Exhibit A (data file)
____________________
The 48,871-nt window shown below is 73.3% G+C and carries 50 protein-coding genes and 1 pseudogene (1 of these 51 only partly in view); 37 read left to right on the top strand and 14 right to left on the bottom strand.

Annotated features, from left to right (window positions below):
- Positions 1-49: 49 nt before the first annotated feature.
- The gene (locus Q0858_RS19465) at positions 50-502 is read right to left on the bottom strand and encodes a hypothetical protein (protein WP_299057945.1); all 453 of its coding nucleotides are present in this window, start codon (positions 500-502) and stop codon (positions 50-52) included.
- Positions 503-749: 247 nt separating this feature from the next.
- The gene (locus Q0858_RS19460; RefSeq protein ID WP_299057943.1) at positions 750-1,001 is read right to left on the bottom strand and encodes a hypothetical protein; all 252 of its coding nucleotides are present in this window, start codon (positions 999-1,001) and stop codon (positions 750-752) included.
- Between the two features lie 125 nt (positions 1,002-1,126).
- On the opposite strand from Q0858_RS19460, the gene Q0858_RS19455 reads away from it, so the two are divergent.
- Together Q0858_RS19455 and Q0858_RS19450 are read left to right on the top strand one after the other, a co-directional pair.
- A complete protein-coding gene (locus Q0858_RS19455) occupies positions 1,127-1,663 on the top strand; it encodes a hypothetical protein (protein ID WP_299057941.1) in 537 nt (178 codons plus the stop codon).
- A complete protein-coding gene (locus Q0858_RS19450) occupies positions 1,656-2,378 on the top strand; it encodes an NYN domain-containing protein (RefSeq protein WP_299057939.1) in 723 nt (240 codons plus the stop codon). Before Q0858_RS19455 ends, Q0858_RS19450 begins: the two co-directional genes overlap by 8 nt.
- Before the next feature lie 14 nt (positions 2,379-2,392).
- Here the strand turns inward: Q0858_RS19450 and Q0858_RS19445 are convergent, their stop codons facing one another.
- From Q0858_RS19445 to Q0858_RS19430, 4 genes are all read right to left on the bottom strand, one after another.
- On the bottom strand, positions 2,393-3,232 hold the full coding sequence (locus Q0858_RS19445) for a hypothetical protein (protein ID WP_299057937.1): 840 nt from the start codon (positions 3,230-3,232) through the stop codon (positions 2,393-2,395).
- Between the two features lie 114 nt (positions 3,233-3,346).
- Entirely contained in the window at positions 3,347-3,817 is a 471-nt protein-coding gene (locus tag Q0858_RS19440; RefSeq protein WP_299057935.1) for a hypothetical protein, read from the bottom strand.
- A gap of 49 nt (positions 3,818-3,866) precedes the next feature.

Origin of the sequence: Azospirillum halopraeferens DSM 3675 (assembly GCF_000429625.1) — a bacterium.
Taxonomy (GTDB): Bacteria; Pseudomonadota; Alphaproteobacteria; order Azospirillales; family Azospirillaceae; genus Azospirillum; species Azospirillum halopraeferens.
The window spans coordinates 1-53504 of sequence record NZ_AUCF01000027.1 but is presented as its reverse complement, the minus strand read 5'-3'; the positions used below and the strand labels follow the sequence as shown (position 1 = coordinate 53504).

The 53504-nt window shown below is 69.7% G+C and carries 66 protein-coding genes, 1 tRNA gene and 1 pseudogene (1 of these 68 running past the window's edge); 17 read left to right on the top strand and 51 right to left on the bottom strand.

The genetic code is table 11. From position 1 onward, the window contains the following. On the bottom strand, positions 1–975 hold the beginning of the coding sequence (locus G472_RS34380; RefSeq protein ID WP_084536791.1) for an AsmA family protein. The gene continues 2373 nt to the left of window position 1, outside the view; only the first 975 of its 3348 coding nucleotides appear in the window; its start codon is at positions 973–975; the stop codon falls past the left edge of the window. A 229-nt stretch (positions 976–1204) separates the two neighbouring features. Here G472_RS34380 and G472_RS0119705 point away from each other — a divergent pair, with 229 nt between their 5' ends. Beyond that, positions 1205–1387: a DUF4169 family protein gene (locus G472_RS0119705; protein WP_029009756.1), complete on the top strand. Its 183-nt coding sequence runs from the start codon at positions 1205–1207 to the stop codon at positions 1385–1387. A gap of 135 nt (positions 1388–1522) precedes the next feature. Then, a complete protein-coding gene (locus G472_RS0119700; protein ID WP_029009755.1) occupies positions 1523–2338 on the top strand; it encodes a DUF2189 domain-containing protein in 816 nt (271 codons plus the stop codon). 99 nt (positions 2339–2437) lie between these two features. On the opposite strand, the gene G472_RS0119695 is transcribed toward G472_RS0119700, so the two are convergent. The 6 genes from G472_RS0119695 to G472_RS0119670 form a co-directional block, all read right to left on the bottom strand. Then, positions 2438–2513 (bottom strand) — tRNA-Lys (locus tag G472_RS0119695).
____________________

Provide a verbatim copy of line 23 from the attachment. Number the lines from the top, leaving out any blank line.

The genetic code is table 11. From position 1 onward, the window contains the following. On the bottom strand, positions 1–975 hold the beginning of the coding sequence (locus G472_RS34380; RefSeq protein ID WP_084536791.1) for an AsmA family protein. The gene continues 2373 nt to the left of window position 1, outside the view; only the first 975 of its 3348 coding nucleotides appear in the window; its start codon is at positions 973–975; the stop codon falls past the left edge of the window. A 229-nt stretch (positions 976–1204) separates the two neighbouring features. Here G472_RS34380 and G472_RS0119705 point away from each other — a divergent pair, with 229 nt between their 5' ends. Beyond that, positions 1205–1387: a DUF4169 family protein gene (locus G472_RS0119705; protein WP_029009756.1), complete on the top strand. Its 183-nt coding sequence runs from the start codon at positions 1205–1207 to the stop codon at positions 1385–1387. A gap of 135 nt (positions 1388–1522) precedes the next feature. Then, a complete protein-coding gene (locus G472_RS0119700; protein ID WP_029009755.1) occupies positions 1523–2338 on the top strand; it encodes a DUF2189 domain-containing protein in 816 nt (271 codons plus the stop codon). 99 nt (positions 2339–2437) lie between these two features. On the opposite strand, the gene G472_RS0119695 is transcribed toward G472_RS0119700, so the two are convergent. The 6 genes from G472_RS0119695 to G472_RS0119670 form a co-directional block, all read right to left on the bottom strand. Then, positions 2438–2513 (bottom strand) — tRNA-Lys (locus tag G472_RS0119695).